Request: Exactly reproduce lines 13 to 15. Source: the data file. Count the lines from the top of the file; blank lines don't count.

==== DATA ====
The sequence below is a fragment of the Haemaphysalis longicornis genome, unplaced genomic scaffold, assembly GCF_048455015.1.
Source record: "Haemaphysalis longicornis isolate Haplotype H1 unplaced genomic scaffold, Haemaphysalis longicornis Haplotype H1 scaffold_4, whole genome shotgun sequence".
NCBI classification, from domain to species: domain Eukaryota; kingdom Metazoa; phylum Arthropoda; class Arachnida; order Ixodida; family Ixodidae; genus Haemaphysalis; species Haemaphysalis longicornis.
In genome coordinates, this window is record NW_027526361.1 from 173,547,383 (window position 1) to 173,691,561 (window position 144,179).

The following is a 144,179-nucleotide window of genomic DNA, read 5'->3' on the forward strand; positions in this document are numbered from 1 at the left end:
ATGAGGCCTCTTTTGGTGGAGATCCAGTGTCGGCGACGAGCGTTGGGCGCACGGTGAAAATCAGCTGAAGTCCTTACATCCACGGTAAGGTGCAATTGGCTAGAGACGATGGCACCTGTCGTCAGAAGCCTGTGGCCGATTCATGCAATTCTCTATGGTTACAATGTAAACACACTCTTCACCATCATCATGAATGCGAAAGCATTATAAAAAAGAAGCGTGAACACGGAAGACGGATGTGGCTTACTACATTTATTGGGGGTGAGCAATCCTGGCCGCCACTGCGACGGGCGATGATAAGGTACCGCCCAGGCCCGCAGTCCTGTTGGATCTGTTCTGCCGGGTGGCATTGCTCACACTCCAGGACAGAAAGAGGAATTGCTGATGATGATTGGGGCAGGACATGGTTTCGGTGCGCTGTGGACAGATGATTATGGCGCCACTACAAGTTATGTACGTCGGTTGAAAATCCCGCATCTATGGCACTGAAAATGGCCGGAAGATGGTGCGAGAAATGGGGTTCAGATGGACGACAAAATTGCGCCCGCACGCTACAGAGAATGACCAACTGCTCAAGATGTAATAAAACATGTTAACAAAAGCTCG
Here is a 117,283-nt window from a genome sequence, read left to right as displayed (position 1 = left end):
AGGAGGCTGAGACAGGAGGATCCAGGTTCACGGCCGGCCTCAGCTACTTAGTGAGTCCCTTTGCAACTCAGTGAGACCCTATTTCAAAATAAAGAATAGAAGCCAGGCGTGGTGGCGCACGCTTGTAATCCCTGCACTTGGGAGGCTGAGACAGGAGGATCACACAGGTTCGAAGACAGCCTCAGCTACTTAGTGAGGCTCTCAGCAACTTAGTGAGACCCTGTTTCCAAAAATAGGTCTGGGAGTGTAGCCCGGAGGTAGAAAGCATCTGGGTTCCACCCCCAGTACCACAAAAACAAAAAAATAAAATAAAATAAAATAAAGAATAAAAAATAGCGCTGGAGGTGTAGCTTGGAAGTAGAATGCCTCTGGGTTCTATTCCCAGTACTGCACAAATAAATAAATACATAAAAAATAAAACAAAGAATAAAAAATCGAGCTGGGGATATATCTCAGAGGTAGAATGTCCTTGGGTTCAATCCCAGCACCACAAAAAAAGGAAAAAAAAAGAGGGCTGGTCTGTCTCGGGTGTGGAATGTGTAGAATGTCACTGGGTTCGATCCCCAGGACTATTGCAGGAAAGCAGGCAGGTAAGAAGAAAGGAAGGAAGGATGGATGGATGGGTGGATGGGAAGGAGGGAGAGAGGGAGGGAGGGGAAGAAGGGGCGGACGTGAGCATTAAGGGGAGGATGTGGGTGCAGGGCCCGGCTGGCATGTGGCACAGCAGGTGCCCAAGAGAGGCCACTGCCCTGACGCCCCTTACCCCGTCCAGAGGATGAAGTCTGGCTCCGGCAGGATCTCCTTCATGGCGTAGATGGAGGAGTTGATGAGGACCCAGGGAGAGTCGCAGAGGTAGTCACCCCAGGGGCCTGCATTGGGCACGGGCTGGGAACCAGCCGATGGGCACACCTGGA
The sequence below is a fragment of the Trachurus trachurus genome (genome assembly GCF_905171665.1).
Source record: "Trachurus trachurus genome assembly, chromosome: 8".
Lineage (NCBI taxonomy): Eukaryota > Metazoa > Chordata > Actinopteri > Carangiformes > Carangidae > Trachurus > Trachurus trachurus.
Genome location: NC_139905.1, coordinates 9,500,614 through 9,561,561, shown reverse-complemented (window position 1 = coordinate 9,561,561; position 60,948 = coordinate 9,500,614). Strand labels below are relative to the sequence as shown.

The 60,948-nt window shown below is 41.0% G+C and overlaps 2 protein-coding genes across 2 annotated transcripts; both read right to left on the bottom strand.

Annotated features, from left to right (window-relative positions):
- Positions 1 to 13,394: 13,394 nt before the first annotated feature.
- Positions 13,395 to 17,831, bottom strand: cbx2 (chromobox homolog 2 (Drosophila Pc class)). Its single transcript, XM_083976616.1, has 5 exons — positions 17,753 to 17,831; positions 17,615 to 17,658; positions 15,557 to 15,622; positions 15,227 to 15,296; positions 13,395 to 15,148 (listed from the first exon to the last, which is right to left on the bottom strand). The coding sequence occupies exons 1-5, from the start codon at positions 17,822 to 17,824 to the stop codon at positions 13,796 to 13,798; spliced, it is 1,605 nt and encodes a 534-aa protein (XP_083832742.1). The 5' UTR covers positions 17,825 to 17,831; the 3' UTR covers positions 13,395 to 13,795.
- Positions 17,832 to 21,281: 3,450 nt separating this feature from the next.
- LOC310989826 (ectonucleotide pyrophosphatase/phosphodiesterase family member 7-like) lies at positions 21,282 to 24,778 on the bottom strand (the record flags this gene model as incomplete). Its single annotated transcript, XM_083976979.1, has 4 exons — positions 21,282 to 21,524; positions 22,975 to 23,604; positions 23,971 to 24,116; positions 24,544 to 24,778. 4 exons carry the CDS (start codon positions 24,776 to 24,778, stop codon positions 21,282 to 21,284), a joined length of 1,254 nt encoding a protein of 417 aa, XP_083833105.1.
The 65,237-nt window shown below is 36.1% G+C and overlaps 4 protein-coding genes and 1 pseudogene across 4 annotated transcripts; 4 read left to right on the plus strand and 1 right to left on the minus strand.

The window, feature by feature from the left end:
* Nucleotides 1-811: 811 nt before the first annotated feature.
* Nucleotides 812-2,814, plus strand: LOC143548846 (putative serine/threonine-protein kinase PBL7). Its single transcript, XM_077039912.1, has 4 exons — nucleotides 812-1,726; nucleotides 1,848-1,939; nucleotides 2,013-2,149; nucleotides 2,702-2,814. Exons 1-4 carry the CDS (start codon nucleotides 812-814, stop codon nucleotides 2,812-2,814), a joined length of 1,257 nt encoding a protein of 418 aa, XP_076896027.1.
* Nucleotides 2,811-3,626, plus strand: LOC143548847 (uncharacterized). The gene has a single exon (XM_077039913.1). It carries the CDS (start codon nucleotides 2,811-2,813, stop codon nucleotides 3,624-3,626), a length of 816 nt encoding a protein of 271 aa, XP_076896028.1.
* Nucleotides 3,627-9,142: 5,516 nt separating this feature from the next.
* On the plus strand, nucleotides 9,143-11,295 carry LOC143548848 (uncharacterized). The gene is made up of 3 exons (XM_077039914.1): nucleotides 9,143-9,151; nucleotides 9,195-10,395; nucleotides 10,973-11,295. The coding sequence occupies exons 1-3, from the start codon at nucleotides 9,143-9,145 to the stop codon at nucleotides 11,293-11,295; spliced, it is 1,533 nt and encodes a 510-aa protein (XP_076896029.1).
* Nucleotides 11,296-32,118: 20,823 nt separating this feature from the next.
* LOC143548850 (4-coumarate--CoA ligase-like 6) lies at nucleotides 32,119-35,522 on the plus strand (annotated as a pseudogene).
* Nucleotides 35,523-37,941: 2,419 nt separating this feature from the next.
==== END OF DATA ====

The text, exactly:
The 60,948-nt window shown below is 41.0% G+C and overlaps 2 protein-coding genes across 2 annotated transcripts; both read right to left on the bottom strand.

Annotated features, from left to right (window-relative positions):
- Positions 1 to 13,394: 13,394 nt before the first annotated feature.